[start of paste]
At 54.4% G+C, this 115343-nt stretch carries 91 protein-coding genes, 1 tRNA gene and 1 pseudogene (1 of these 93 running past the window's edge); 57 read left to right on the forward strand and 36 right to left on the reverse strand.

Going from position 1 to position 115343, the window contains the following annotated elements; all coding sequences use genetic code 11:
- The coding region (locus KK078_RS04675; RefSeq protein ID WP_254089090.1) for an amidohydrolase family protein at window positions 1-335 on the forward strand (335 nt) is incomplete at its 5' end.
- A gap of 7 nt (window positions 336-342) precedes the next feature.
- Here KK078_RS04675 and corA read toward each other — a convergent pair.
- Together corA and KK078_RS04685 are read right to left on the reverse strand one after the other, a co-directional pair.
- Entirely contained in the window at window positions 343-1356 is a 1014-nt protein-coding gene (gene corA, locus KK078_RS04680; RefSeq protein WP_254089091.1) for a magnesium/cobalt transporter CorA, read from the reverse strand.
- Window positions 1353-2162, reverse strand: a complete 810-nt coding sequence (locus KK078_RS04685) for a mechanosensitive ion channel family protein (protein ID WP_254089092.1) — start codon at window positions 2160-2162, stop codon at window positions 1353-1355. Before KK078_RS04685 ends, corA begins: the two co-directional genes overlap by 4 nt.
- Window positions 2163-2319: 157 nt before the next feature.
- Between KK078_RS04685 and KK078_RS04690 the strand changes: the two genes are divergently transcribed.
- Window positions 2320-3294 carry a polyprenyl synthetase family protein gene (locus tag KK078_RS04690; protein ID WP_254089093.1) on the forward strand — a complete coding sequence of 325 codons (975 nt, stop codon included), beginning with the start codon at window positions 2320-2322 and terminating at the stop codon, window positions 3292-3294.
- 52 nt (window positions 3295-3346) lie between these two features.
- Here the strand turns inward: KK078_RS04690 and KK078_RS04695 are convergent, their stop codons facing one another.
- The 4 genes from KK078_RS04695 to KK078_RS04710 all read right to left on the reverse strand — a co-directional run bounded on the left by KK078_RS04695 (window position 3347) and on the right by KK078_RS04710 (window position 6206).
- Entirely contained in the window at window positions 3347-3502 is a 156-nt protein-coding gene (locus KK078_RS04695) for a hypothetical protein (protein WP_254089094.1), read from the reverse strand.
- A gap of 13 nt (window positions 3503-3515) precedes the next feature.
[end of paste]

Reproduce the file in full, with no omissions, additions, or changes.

At 54.4% G+C, this 115343-nt stretch carries 91 protein-coding genes, 1 tRNA gene and 1 pseudogene (1 of these 93 running past the window's edge); 57 read left to right on the forward strand and 36 right to left on the reverse strand.

Going from position 1 to position 115343, the window contains the following annotated elements; all coding sequences use genetic code 11:
- The coding region (locus KK078_RS04675; RefSeq protein ID WP_254089090.1) for an amidohydrolase family protein at window positions 1-335 on the forward strand (335 nt) is incomplete at its 5' end.
- A gap of 7 nt (window positions 336-342) precedes the next feature.
- Here KK078_RS04675 and corA read toward each other — a convergent pair.
- Together corA and KK078_RS04685 are read right to left on the reverse strand one after the other, a co-directional pair.
- Entirely contained in the window at window positions 343-1356 is a 1014-nt protein-coding gene (gene corA, locus KK078_RS04680; RefSeq protein WP_254089091.1) for a magnesium/cobalt transporter CorA, read from the reverse strand.
- Window positions 1353-2162, reverse strand: a complete 810-nt coding sequence (locus KK078_RS04685) for a mechanosensitive ion channel family protein (protein ID WP_254089092.1) — start codon at window positions 2160-2162, stop codon at window positions 1353-1355. Before KK078_RS04685 ends, corA begins: the two co-directional genes overlap by 4 nt.
- Window positions 2163-2319: 157 nt before the next feature.
- Between KK078_RS04685 and KK078_RS04690 the strand changes: the two genes are divergently transcribed.
- Window positions 2320-3294 carry a polyprenyl synthetase family protein gene (locus tag KK078_RS04690; protein ID WP_254089093.1) on the forward strand — a complete coding sequence of 325 codons (975 nt, stop codon included), beginning with the start codon at window positions 2320-2322 and terminating at the stop codon, window positions 3292-3294.
- 52 nt (window positions 3295-3346) lie between these two features.
- Here the strand turns inward: KK078_RS04690 and KK078_RS04695 are convergent, their stop codons facing one another.
- The 4 genes from KK078_RS04695 to KK078_RS04710 all read right to left on the reverse strand — a co-directional run bounded on the left by KK078_RS04695 (window position 3347) and on the right by KK078_RS04710 (window position 6206).
- Entirely contained in the window at window positions 3347-3502 is a 156-nt protein-coding gene (locus KK078_RS04695) for a hypothetical protein (protein WP_254089094.1), read from the reverse strand.
- A gap of 13 nt (window positions 3503-3515) precedes the next feature.